“When a crowd of people have been induced to gather on the premises, the pushing and jostling and shoving of the crowd can be reasonably anticipated and the proprietor would be liable for any injuries resulting from the foreseeable acts of the crowd” is the controlling legal concept in a case involving a Baltimore-area family’s winter visit to the Baltimore stadium where the Ravens play football to celebrate a highly successful football season.
Pushing, shoving and jostling is what Lakisha Sutton-Witherspoon and her young son say they experienced at M&T Bank Stadium in 2013 when they went to celebrate the Baltimore Ravens Super Bowl win. While getting autographs from the football players and taking pictures outside the packed stadium, Sutton-Witherspoon heard someone announce that a nearby gate was open. She took her son’s hand and started walking toward the gate. However, as they walked, the crowd surged, knocking over and trampling Sutton-Witherspoon and her son, injuring them both, according to the court opinion.
Sutton-Witherspoon testified that she saw her son on the ground with “people walking over top of him.” When found by her husband and helped to her feet, Sutton-Witherspoon said she could not put weight on her ankle and that her “pants, shoes and socks had been torn off.” She also said her face burned from the pepper spray that police used to disperse the crowd.
She filed a negligence claim in the Circuit Court for Baltimore City against the Baltimore Ravens LP, Maryland Stadium Authority and others. The trial court granted summary judgment to all of the defendants, finding that they did not have constructive notice of any dangerous conditions at the stadium. But, the Court of Special Appeals disagreed and sent the case back to the trial court for further legal proceedings.
Ravens’ and stadium officials had underestimated the size of the crowd, reasoning that the 70,000-capacity stadium would not be full because the celebration was in the middle of a workday in February and that inclement weather could be a factor. As a result, the event did not require tickets or bag checks and stadium staffing was limited.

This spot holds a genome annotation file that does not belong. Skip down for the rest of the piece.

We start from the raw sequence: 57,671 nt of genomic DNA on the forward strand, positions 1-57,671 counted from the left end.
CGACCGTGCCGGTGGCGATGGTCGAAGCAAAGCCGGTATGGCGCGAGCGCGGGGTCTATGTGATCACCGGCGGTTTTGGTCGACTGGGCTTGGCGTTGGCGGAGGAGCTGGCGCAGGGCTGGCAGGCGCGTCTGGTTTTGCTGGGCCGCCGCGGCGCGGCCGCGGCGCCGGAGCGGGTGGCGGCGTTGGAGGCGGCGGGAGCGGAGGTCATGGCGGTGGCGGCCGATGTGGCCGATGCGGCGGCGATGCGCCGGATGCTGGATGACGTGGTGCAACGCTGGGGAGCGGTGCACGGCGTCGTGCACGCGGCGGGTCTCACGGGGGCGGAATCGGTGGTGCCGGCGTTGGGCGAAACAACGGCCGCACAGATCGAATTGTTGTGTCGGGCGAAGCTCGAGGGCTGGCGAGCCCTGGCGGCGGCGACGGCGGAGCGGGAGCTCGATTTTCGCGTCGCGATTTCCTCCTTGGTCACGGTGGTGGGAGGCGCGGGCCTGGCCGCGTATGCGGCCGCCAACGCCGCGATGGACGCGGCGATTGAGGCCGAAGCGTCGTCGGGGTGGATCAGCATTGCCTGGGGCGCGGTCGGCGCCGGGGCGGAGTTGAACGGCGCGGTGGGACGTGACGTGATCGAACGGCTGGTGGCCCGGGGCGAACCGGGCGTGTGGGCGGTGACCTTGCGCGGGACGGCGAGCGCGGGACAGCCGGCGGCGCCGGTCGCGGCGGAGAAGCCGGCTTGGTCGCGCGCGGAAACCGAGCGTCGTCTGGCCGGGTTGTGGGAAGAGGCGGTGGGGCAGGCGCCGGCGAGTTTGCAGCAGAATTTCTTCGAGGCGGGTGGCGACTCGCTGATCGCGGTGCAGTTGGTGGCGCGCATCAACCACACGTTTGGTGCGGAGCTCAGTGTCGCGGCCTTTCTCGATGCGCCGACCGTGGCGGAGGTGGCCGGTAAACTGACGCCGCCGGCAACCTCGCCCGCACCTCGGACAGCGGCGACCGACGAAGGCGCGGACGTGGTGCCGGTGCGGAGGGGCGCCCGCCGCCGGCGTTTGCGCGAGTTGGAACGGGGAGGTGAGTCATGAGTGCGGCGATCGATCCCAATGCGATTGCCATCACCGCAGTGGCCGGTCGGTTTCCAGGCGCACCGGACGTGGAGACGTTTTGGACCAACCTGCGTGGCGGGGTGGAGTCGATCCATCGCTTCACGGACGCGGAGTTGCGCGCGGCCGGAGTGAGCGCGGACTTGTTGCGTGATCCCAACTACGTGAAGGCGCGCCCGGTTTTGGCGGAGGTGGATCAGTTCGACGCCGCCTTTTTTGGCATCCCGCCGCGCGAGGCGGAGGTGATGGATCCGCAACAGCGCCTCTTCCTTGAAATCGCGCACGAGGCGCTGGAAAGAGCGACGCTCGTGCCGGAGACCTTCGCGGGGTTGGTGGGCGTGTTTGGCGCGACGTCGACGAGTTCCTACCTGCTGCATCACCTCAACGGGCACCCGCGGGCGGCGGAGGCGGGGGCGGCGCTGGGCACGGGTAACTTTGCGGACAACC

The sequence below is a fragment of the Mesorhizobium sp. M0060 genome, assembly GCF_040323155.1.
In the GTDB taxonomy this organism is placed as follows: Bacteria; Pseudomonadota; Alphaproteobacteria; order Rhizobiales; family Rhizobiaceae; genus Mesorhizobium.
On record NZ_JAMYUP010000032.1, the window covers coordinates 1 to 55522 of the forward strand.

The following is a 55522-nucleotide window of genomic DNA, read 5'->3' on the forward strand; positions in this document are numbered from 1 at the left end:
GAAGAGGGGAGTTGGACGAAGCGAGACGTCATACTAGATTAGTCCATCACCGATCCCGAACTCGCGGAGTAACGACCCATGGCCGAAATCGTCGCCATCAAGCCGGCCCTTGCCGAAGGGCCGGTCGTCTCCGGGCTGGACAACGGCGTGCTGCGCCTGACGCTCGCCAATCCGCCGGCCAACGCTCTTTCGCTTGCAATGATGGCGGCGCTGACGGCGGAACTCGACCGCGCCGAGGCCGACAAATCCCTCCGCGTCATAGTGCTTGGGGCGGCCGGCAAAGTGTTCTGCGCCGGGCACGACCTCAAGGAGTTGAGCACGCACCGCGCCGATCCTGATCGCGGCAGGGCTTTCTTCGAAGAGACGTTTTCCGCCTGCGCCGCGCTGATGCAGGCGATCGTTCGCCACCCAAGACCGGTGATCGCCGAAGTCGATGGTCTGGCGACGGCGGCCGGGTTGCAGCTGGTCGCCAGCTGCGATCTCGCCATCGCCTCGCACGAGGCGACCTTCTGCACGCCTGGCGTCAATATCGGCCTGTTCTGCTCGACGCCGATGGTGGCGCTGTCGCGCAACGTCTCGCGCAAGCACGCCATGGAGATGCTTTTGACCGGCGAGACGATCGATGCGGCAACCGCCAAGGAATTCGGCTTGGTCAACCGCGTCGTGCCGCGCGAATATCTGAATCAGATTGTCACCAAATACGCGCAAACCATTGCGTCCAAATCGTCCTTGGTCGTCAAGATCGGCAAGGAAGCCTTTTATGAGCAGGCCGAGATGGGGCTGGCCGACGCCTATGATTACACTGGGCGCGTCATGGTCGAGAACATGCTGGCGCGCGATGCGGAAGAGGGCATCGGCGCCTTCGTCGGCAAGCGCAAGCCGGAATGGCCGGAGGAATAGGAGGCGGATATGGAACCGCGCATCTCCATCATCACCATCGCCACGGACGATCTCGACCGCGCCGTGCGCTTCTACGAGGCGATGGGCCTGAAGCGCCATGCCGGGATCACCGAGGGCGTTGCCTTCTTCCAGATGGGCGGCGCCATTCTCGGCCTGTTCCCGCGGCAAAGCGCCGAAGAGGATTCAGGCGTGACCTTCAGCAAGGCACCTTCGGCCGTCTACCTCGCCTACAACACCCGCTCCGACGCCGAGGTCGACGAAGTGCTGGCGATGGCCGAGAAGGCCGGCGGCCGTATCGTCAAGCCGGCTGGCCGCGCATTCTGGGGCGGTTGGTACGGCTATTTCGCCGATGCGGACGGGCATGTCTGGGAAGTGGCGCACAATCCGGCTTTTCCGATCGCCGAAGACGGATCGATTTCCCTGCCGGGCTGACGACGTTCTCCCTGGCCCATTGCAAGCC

Sutton-Witherspoon alleged in the Baltimore premises liability action that the defendants were on notice of the possibility that a large number of individuals might attend the event and that they owed a duty of care to operate the stadium and to exercise reasonable care to protect business invitees – those who would be attending the event. She said that stadium officials failed to anticipate the large crowd they invited to the stadium and then failed to take reasonable and ordinary safety precautions necessary to control the crowd that arrived and entered the stadium, creating a hazardous condition.
The Ravens LP filed a response, denying liability and asking the court to dismiss the lawsuit. The trial court agreed, explaining that the “fatal flaw” in the plaintiffs’ Baltimore premises liability argument was that the defendants had not had notice of the dangerous condition – specifically, a crowd surge — and an opportunity to correct it or to warn the stadium’s patrons. But, the appeals court disagreed with the trial court and said that it was well settled in Maryland law that one who invites another upon his premises owes the invitee the duty of exercising reasonable care to see that the premises is reasonably safe and that storekeepers have a duty to protect against possible occurrences. The court said the defendants “solicited” the extraordinarily large crowd and despite having the ability to handle large crowds, it permitted the crowd to “become too dense for proper control or safe exit.” The appeals also said that the trial court had not properly considered the defendants’ argument that their injuries resulted from a danger that was reasonably foreseeable because the defendants decided to host an “unticketed” and highly publicized Super Bowl celebration that would draw large crowds and then allegedly failed to provide adequate crowd controls.
If you or a loved one has experienced a “slip and fall,” or a similar type of personal injury, an experienced Baltimore personal injury lawyer can help you with your case. The attorneys at The Law Offices of Thomas J. Maronick have experience handling Baltimore premises liability cases. You can contact Thomas Maronick on his cellphone at 202.288.0167, the law office at 410.934.3007 or via our website for a free consultation.